Another Brooklyn Summary

Jacqueline Woodson

Another Brooklyn

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Another Brooklyn Summary

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Another Brooklyn (2016) is a novel by American author Jacqueline Woodson. The 2018-2019 Library of Congress National Ambassador for Young People’s Literature frequently writes about issue-oriented themes, such as interracial relationships and homosexuality, often challenging literary taboos. Gender, social, and racial issues are frequent topics as Woodson creates realistic characters searching for self.

As the book opens, August returns to Brooklyn to tend to the funeral of her father two decades after significant times in her childhood. She is with her younger brother who follows the Nation of Islam. As they share a meal, he tries to get August to turn to faith to deal with her current situation. As they ride the subway to their father’s apartment to clean it out, August sees Sylvia, a woman with whom she was close during childhood. At this point, the narrative flashes back to the summer of 1973; August was eight years old when her mother started to hear voices.

The early years of August’s life are spent on family property in Tennessee. The land is known as Sweet Grove. August’s mother begins hearing voices when her brother Clyde is killed in Vietnam. She begins sleeping with a knife by her side. August’s father moves with his two children to Brooklyn, New York, which is where he grew up. August is ten and her brother is six. They believe that their mother will one day come to get them. They live in a third-floor apartment and observe the world around them from the window. August notices three girls whose names are Sylvia, Gigi, and Angela. While they are in Brooklyn, someone from the Nation of Islam meets August’s father. Their quiet summer moves on unmarred until her brother pushes his hands through a window.

Eventually, the siblings are allowed to venture outside. August walks around thinking about her mother and hoping that she will see her. Every day, she and her brother go for walks looking for her, believing that they will eventually find her. Once they return to school, August finds herself accepted into the group of girls that she had observed from the window. Sylvia is from Martinique and has been in Brooklyn for a year. She reads Hegel and Marcel in French. Gigi and her twenty-one-year-old mother are from South Carolina. Angela appears to have always lived in Brooklyn and tells the others that she has no past history.

August thinks back to the summers spent at Coney Island with her family. It was a time when they had no recognition of the poverty in which they were living. She only fully understands it in retrospect. She realizes that the neighborhood was in flux with a prostitute living downstairs from them, drug addicts in the stairways, and homeless Vietnam veterans on the streets. Overshadowing all of that was August’s unending belief that her mother would eventually return to her. Lacking her mother leaves August relying on the friendships she has developed with the three girls. They all have different dreams and help each other through difficult times in their lives. The closer they get, the more they realize their differences. As the girls mature into young women, Brooklyn seems a more threatening place. The boys and men around them take notice of the girls’ sexuality as the girls struggle to hold onto their childhood.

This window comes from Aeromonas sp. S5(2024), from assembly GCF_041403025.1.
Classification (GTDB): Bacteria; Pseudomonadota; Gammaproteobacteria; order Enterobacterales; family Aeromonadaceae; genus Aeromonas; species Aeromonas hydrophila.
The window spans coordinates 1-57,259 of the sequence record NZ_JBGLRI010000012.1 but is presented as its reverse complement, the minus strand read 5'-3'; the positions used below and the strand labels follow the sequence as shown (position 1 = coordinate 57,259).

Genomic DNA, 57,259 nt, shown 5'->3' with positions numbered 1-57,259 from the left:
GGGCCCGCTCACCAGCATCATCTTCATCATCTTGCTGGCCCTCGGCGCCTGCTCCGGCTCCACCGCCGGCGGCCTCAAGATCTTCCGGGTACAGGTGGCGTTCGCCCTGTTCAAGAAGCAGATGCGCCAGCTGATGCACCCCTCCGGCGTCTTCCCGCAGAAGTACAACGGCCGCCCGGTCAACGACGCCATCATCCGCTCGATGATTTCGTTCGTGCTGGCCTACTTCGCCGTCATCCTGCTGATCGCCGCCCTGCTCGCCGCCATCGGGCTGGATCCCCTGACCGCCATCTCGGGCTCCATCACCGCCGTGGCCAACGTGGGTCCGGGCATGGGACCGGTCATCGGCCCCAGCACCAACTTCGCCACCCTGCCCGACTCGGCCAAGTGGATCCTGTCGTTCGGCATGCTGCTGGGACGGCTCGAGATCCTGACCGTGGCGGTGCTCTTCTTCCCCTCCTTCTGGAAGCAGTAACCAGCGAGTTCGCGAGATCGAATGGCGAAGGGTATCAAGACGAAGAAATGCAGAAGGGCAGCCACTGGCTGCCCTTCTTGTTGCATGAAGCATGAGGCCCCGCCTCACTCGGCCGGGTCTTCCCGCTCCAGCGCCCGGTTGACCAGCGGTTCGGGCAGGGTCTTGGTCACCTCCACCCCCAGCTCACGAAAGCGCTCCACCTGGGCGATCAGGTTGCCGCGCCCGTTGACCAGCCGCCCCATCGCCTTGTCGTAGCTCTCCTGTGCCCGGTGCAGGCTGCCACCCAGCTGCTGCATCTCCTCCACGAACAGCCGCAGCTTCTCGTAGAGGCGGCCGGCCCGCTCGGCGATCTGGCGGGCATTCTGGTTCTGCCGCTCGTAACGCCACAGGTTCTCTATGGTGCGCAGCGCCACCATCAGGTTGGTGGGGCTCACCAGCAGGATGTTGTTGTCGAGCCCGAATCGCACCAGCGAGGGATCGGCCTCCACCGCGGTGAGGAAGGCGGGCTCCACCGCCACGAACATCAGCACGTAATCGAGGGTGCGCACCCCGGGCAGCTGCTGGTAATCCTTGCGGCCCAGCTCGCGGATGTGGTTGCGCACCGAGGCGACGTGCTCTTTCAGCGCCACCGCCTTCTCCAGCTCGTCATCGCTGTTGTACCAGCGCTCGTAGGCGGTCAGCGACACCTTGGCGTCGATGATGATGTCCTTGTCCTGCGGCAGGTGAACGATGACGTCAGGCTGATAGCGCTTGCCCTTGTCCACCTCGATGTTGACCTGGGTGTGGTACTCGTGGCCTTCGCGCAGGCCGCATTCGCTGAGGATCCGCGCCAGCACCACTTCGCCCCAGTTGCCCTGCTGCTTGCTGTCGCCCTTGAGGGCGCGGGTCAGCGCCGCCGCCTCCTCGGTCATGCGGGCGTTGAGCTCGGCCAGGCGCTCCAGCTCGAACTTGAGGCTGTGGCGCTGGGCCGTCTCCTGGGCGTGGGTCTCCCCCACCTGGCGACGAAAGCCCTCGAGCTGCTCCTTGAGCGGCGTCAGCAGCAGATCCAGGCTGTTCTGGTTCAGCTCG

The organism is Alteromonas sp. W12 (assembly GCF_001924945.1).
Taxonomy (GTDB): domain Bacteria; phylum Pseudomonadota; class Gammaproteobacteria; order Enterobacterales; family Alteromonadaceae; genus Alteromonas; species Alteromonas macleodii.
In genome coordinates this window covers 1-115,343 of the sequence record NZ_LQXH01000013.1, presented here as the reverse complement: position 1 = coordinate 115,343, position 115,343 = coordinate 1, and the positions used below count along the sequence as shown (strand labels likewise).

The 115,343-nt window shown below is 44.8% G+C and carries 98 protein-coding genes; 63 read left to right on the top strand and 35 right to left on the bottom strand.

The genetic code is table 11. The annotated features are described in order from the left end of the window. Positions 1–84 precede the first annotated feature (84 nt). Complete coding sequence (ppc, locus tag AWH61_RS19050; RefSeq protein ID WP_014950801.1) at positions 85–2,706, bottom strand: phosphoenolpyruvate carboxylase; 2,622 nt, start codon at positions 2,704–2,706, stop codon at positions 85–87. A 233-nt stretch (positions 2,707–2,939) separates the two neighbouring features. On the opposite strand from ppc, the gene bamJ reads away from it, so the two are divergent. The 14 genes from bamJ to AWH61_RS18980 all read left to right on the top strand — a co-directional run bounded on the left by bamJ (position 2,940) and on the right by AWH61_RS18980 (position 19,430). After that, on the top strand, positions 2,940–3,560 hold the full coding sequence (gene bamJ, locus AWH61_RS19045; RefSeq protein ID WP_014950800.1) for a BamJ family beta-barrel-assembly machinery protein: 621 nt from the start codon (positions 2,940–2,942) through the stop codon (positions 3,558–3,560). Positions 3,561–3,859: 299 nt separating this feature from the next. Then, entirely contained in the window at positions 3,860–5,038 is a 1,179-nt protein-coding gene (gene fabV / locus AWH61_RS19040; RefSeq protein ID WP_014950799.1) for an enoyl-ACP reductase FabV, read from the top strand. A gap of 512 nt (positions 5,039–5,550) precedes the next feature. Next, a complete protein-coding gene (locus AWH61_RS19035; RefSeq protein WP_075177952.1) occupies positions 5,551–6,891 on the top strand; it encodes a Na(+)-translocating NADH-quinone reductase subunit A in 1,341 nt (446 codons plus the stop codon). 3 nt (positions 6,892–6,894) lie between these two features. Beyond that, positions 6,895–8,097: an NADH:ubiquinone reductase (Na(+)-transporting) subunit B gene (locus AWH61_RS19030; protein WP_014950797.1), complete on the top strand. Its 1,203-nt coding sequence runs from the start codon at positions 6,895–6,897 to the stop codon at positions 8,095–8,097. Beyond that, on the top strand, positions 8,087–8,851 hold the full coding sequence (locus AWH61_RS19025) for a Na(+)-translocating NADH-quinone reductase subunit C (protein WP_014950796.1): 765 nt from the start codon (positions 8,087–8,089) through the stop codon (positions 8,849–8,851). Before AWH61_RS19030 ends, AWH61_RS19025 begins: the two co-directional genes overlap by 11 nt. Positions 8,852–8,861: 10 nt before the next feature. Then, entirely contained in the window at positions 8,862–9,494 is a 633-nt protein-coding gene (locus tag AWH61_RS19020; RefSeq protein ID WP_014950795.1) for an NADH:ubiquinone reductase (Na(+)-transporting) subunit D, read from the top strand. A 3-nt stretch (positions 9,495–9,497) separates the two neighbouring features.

More events in the lives of the girls are discussed after which the storyline moves forward to August, now going by the name Auggie, in college. She has relationships with men and women and does a lot of traveling. When early in her college career she sees Angela on television, she is pleased that at least one of her group has made it out of their shared past. The book concludes with a flashback scene in which August, her brother, and their father return to Sweet Grove and visit the body of water where her mother drowned. To August, life is a journey home; there everything becomes a memory.

The New York Times said of Another Brooklyn, “Woodson brings the reader so close to her young characters that you can smell the bubble gum on their breath and feel their lips as they brush against your ear. This is both the triumph and challenge of this powerfully insightful novel. ‘This is memory,’ we are reminded. But this is also the here and now. There is no time to take a few paces back and enjoy the comforts of hindsight. The present, we are repeatedly reminded, is no balm for the wounds of the past.”